Alfred Hitchcock was dubbed the Master of Suspense for his use of psychological suspense in his films, which created a distinct viewer experience. But did you know that Walt Disney did not want Alfred Hitchcock to film in Disney parks?
Alfred Hitchcock wanted to film a suspenseful chase scene at Disneyland for his upcoming film “The Blind Man.” Walt Disney refused because Hitchcock had made the movie “Psycho” and forbade him from filming anywhere in the park.
Who is Alfred Hitchcock?
Alfred Hitchcock, the famous director and filmmaker, worked briefly in engineering before entering the film industry in 1920. In 1939, he moved to Hollywood, where his first American film, Rebecca, won the Academy Award for Best Picture.
Hitchcock directed over 50 films, including Rear Window, The 39 Steps, and Psycho. Hitchcock, known as the Master of Suspense, received the AFI Life Achievement Award in 1979. He passed away in 1980.
Hitchcock attended the Jesuit school, St. Ignatius College, before enrolling in art classes at the University of London. Eventually, he got a draftsman and advertising designer job for Henley’s Cable.
He began writing while working at Henley’s, submitting short articles for the in-house publication. In his first piece, he used themes of false accusations, conflicted emotions, and twist endings with impressive skill. In 1920, Hitchcock began working in the film industry full-time at the Famous Players-Lasky Company, designing title cards for silent films. He worked as an assistant director for a few years. (Source: Biography)
Alfred Hitchcock, Psycho, and the Birds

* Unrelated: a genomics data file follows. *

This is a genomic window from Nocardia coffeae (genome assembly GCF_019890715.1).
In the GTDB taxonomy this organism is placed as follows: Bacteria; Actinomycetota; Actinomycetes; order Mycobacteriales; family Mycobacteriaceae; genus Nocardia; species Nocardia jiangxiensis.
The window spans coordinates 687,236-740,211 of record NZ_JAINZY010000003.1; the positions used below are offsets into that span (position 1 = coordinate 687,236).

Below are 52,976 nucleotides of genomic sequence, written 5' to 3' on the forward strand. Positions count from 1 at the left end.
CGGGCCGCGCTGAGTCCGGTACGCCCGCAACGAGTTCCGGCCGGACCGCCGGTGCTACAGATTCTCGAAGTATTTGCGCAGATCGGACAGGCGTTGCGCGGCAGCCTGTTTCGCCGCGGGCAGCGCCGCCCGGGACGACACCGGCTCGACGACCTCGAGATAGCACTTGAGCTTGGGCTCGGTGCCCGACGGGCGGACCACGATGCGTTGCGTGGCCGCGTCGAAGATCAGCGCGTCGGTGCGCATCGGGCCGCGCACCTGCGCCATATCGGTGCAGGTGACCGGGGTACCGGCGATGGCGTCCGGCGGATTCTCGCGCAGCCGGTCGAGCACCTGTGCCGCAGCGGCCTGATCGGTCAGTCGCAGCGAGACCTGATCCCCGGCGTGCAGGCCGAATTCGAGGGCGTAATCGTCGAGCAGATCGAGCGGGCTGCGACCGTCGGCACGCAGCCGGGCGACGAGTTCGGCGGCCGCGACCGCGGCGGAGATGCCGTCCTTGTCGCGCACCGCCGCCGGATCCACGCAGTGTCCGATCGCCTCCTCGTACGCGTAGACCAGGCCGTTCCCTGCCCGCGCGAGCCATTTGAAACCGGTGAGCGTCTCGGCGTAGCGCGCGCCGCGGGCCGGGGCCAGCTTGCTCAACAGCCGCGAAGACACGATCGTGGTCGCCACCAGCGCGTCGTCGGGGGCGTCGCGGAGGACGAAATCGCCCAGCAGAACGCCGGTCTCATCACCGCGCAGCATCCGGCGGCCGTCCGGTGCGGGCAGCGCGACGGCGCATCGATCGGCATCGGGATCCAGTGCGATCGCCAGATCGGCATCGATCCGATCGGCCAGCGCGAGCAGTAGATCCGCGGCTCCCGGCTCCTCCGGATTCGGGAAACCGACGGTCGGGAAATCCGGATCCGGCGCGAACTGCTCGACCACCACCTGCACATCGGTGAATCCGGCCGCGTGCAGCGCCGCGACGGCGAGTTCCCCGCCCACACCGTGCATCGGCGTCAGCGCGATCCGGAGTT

Hitchcock left England for Hollywood in 1939. Rebecca (1940), his first film in the United States, won an Academy Award for best picture. His most well-known films include Psycho (1960), The Birds (1963), and Marnie (1964).
His works became famous for their depictions of violence, despite many of his plots serving only as decoys for understanding complex psychological characters. His cameo appearances in his films, his interviews, film trailers, and the television show Alfred Hitchcock Presents (1955-1965) cemented his place in popular culture.
To keep the film’s twists a surprise, Hitchcock shrouded the production of 1960’s Psycho in mystery. He obtained the rights to Robert Bloch’s novel through intermediaries, and he may have even directed his secretary to purchase as many copies of the book as she could to keep its contents hidden.
Later, he forced his cast and crew to take an oath promising not to reveal the plot, and he purposefully delayed press screenings to prevent critics from spoiling it. The film’s newspaper advertisements pleaded with the audience to participate, saying :
Please do not give away the ending. It’s the only one we have!Alfred Hitchcock, Director and Filmmaker
Alfred Hitchcock and His Legacy
In a six-decade career, Hitchcock directed more than 50 feature films. In 1979, he received the American Film Institute’s Life Achievement Award. Hitchcock died peacefully in his sleep one year later, on April 29, 1980, in Bel Air, California. Alma Reville, his lifetime partner, assistant director, and closest collaborator, also known as Lady Hitchcock, died in 1982. (Source: Biography)
Image from DisneyDictados